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Updated: April 28th, 2010 10:07pm
With Baker, early season struggles are par for the course

With Baker, early season struggles are par for the course

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by Phil Mackey
After an early offensive barrage that chased Tigers' right-hander Max Scherzer from the game, it appeared as if the Twins were well on their way to yet another series victory.

Unfortunately, Detroit's "who-in-the-world-are-these-guys?" lineup went "1997 Mariners" on Scott Baker and Jesse Crain, en route to a 11-6 victory, dropping the Twins to 14-7 on the season.

Baker, who has now given up 11 earned runs over his last two starts, is likely to be the whipping boy after this one. But how much of the inevitable criticism will come through an objective lens?

Baker was handed a 6-1 lead heading into the bottom of the fourth inning on Wednesday night, and he promptly served up a solo home run to Brandon Inge before walking Ryan Raburn on four pitches. After that, the inning completely fell apart, as Baker gave up a single to Ramon Santiago and then walked Austin Jackson to load the bases.

Johnny Damon drove in a run with a groundout to second, and Magglio Ordonez hit a sharp two-out single to right field, scoring two more runs to make it 6-5. Baker eventually struck out Miguel Cabrera to preserve the one-run lead, but after Brennan Boesch led off the fifth inning with a double, Ron Gardenhire decided to make a pitching change.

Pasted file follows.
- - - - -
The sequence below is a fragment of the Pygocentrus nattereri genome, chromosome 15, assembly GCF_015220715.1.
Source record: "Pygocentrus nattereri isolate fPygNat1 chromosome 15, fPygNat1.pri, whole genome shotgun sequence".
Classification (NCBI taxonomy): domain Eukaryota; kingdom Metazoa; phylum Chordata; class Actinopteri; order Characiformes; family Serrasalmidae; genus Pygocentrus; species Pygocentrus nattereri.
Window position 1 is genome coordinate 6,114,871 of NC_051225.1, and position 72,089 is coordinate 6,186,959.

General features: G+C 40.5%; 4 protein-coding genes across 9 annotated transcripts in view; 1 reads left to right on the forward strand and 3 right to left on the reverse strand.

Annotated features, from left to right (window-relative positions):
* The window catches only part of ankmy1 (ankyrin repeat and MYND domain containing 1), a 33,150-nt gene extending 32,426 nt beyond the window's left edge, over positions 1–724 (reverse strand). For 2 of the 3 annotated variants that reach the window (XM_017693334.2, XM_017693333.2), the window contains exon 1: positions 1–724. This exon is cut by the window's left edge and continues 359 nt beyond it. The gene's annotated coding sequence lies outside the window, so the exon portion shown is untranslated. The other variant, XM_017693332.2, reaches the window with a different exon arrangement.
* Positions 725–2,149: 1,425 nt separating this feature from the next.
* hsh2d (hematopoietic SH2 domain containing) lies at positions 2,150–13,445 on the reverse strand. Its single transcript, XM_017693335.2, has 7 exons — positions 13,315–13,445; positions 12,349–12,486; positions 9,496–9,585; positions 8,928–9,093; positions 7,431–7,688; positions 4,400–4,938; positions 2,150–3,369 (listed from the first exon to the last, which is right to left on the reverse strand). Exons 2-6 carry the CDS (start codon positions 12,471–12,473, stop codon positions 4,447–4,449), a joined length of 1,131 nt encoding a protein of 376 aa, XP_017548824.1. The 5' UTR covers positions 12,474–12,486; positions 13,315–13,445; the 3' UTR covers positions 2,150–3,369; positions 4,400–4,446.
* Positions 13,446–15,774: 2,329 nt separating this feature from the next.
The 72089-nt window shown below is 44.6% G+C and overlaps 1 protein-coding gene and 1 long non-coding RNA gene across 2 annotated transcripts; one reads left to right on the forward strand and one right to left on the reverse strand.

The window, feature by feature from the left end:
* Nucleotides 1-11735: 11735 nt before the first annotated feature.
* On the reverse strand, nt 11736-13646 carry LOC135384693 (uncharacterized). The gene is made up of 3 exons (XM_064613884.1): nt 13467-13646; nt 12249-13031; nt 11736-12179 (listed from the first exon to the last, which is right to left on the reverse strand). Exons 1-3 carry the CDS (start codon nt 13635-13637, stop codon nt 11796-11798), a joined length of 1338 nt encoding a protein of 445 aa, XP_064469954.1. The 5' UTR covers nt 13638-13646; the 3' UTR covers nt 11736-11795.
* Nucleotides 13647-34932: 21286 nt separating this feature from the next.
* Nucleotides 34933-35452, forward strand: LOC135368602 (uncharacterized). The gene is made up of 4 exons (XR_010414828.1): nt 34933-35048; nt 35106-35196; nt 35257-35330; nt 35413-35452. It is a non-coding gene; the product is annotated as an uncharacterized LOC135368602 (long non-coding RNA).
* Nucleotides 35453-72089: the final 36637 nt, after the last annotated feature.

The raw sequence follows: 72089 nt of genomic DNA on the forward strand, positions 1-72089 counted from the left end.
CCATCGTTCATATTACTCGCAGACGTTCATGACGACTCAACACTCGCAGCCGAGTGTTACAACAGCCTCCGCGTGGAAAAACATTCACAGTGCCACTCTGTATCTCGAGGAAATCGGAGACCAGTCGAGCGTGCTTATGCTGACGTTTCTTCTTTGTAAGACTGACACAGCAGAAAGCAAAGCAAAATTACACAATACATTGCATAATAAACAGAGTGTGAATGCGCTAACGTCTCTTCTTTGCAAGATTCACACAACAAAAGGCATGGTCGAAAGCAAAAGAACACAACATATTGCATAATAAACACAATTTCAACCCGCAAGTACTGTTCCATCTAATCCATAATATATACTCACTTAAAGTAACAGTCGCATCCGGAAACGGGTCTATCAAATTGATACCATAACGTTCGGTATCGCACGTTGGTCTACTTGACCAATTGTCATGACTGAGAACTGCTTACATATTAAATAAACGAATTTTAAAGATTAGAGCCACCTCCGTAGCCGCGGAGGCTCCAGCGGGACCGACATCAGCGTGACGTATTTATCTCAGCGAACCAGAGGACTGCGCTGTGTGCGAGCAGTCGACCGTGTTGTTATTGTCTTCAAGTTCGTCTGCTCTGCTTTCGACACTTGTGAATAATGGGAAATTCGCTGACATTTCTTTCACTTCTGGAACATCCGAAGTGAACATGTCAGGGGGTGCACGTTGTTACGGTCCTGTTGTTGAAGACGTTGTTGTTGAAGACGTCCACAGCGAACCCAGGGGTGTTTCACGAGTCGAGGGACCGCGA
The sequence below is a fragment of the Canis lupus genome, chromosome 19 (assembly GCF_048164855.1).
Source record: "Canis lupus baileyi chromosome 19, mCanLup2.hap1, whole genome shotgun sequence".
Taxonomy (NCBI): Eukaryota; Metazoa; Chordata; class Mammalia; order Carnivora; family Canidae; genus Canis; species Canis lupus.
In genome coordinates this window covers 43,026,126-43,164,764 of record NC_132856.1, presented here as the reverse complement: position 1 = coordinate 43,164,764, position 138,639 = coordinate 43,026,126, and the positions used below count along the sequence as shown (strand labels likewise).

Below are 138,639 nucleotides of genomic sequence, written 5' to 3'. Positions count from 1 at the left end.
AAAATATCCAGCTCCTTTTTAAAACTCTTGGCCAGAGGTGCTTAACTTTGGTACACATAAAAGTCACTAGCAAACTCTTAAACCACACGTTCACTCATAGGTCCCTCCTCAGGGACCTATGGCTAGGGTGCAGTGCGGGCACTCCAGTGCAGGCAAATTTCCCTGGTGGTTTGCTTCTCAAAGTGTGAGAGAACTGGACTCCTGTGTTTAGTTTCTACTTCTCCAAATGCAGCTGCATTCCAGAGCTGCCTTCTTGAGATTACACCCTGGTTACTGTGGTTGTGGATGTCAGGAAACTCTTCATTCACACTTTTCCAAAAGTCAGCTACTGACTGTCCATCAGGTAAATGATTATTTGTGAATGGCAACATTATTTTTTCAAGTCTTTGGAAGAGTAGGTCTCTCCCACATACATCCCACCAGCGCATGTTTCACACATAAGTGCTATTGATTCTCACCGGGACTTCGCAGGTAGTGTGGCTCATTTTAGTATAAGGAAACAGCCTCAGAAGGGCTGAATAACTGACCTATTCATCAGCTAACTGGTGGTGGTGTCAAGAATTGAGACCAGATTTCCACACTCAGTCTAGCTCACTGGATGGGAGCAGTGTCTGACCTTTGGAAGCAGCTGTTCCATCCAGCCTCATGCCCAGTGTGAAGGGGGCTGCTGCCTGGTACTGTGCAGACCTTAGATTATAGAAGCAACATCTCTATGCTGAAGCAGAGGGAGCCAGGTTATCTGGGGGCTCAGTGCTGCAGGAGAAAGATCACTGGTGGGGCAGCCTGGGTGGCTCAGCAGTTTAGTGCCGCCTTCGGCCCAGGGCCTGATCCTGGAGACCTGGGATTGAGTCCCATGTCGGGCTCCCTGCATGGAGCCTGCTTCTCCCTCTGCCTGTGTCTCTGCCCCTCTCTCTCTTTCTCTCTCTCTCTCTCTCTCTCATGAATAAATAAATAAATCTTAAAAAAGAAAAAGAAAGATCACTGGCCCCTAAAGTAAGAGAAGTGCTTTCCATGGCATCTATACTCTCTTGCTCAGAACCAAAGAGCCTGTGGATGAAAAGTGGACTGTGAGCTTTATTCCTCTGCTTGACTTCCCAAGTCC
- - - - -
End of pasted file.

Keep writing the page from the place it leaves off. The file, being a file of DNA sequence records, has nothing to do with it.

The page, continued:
Let me rephrase that. Gardenhire marched angrily to the mound, muttering under his breath, with his head spinning around like Linda Blair in the Exorcist.

Normally managers would throw as much rope as possible to their starting pitcher before the fifth inning ends in an attempt to get him the "win." Gardenhire, however, wasn't in the rope-giving mood.

Baker finished the night allowing five earned runs on nine hits and three walks in four-plus innings. He struck out five.

Through five starts, Baker has a 5.72 ERA, 1.55 WHIP, with 36 hits allowed, eight walks issued, and 20 strikeouts in 28 1/3 innings.

Business as usual.

That's right. Baker's struggles in April this season are simply par for the course. He's always been shaky in April, and Twins fans shouldn't be surprised if they see more gap shots and crooked numbers in May either.

Scott Baker career splits, month-by-month:

April: 5.17 ERA... 1.31 WHIP... 6.8 K per 9... 1.76 BB per 9... 1.66 HR per 9
May: 5.98 ERA... 1.36 WHIP... 6.8 K per 9... 1.61 BB per 9... 2.14 HR per 9
June: 3.73 ERA... 1.19 WHIP... 7.9 K per 9... 1.96 BB per 9... 0.88 HR per 9
July: 4.12 ERA... 1.15 WHIP... 7.7 K per 9... 1.85 BB per 9, ...1.10 HR per 9
Aug: 3.53 ERA... 1.22 WHIP... 6.0 K per 9... 1.94 BB per 9... 0.76 HR per 9
Sept/Oct: 3.95 ERA... 1.36 WHIP... 6.2 K per 9... 2.80 BB per 9... 0.91 HR per 9

If history is any indication -- and I'd be careful to read the above as gospel, because we're talking about only 90-to-140 innings of sample size each month -- Baker will find his form sometime in June.

And at age 28 (29 later this season), Baker has 667 innings of major league experience, so it's not out of the question that he could still improve and evolve as a pitcher. But, for the most part, Baker is what he is -- a flyball pitcher who throws more pitches over the plate than almost any starting pitcher in baseball.

He's going to get rocked from time to time.

The problem isn't so much with Baker's inconsistencies and early season struggles, but rather the unrealistic expectations of anyone who truly believes he is a number one starter. That simply isn't the case.

Maybe the re-emergence of Francisco Liriano as the staff "ace" will help take some of the pressure and spotlight off Baker.

Phil Mackey is a columnist for He co-hosts "Mackey & Judd" from 9 a.m. to 1 p.m. weekdays on 1500 ESPN Twin Cities.
Email Phil | @PhilMackey | Mackey & Judd